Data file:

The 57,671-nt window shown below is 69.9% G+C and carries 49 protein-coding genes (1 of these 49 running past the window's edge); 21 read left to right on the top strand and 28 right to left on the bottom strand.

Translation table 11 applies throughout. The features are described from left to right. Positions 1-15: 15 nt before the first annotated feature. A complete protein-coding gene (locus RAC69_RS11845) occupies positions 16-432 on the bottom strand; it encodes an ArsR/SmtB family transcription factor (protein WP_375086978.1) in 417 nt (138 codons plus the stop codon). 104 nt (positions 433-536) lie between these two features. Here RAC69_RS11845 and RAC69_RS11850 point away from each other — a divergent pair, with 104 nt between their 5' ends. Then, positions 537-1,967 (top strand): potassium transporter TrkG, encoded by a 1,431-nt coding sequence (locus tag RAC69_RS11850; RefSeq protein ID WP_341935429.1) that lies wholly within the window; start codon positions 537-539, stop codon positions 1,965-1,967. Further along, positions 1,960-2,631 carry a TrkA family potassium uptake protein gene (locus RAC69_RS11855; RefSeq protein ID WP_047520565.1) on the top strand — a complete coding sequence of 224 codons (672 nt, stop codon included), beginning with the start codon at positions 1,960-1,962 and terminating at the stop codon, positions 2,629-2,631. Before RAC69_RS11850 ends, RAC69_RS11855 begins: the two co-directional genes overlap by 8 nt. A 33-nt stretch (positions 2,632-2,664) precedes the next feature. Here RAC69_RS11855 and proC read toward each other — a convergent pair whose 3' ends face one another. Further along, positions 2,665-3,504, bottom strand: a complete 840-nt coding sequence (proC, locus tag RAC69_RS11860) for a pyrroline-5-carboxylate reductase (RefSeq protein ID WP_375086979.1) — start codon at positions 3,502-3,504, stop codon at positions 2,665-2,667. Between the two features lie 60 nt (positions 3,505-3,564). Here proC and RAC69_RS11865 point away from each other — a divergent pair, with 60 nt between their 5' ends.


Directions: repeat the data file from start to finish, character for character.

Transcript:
The 57,671-nt window shown below is 69.9% G+C and carries 49 protein-coding genes (1 of these 49 running past the window's edge); 21 read left to right on the top strand and 28 right to left on the bottom strand.

Translation table 11 applies throughout. The features are described from left to right. Positions 1-15: 15 nt before the first annotated feature. A complete protein-coding gene (locus RAC69_RS11845) occupies positions 16-432 on the bottom strand; it encodes an ArsR/SmtB family transcription factor (protein WP_375086978.1) in 417 nt (138 codons plus the stop codon). 104 nt (positions 433-536) lie between these two features. Here RAC69_RS11845 and RAC69_RS11850 point away from each other — a divergent pair, with 104 nt between their 5' ends. Then, positions 537-1,967 (top strand): potassium transporter TrkG, encoded by a 1,431-nt coding sequence (locus tag RAC69_RS11850; RefSeq protein ID WP_341935429.1) that lies wholly within the window; start codon positions 537-539, stop codon positions 1,965-1,967. Further along, positions 1,960-2,631 carry a TrkA family potassium uptake protein gene (locus RAC69_RS11855; RefSeq protein ID WP_047520565.1) on the top strand — a complete coding sequence of 224 codons (672 nt, stop codon included), beginning with the start codon at positions 1,960-1,962 and terminating at the stop codon, positions 2,629-2,631. Before RAC69_RS11850 ends, RAC69_RS11855 begins: the two co-directional genes overlap by 8 nt. A 33-nt stretch (positions 2,632-2,664) precedes the next feature. Here RAC69_RS11855 and proC read toward each other — a convergent pair whose 3' ends face one another. Further along, positions 2,665-3,504, bottom strand: a complete 840-nt coding sequence (proC, locus tag RAC69_RS11860) for a pyrroline-5-carboxylate reductase (RefSeq protein ID WP_375086979.1) — start codon at positions 3,502-3,504, stop codon at positions 2,665-2,667. Between the two features lie 60 nt (positions 3,505-3,564). Here proC and RAC69_RS11865 point away from each other — a divergent pair, with 60 nt between their 5' ends.